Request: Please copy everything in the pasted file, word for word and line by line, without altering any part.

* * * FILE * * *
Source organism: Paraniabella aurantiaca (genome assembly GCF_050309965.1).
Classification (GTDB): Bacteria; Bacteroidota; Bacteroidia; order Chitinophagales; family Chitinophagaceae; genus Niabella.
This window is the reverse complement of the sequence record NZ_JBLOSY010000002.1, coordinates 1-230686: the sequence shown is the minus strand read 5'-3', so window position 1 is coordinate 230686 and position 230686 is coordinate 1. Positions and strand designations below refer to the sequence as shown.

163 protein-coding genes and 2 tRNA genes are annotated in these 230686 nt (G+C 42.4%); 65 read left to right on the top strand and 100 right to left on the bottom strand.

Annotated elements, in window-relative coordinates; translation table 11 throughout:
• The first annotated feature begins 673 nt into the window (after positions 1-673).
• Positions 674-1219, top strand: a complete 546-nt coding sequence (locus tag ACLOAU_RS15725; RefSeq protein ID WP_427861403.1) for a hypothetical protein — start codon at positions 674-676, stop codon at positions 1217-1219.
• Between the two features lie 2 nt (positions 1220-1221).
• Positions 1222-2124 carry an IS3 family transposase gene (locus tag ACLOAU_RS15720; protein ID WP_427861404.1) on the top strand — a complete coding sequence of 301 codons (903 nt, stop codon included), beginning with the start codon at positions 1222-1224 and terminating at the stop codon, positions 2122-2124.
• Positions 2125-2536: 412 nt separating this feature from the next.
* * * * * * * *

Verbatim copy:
Source organism: Paraniabella aurantiaca (genome assembly GCF_050309965.1).
Classification (GTDB): Bacteria; Bacteroidota; Bacteroidia; order Chitinophagales; family Chitinophagaceae; genus Niabella.
This window is the reverse complement of the sequence record NZ_JBLOSY010000002.1, coordinates 1-230686: the sequence shown is the minus strand read 5'-3', so window position 1 is coordinate 230686 and position 230686 is coordinate 1. Positions and strand designations below refer to the sequence as shown.

163 protein-coding genes and 2 tRNA genes are annotated in these 230686 nt (G+C 42.4%); 65 read left to right on the top strand and 100 right to left on the bottom strand.

Annotated elements, in window-relative coordinates; translation table 11 throughout:
• The first annotated feature begins 673 nt into the window (after positions 1-673).
• Positions 674-1219, top strand: a complete 546-nt coding sequence (locus tag ACLOAU_RS15725; RefSeq protein ID WP_427861403.1) for a hypothetical protein — start codon at positions 674-676, stop codon at positions 1217-1219.
• Between the two features lie 2 nt (positions 1220-1221).
• Positions 1222-2124 carry an IS3 family transposase gene (locus tag ACLOAU_RS15720; protein ID WP_427861404.1) on the top strand — a complete coding sequence of 301 codons (903 nt, stop codon included), beginning with the start codon at positions 1222-1224 and terminating at the stop codon, positions 2122-2124.
• Positions 2125-2536: 412 nt separating this feature from the next.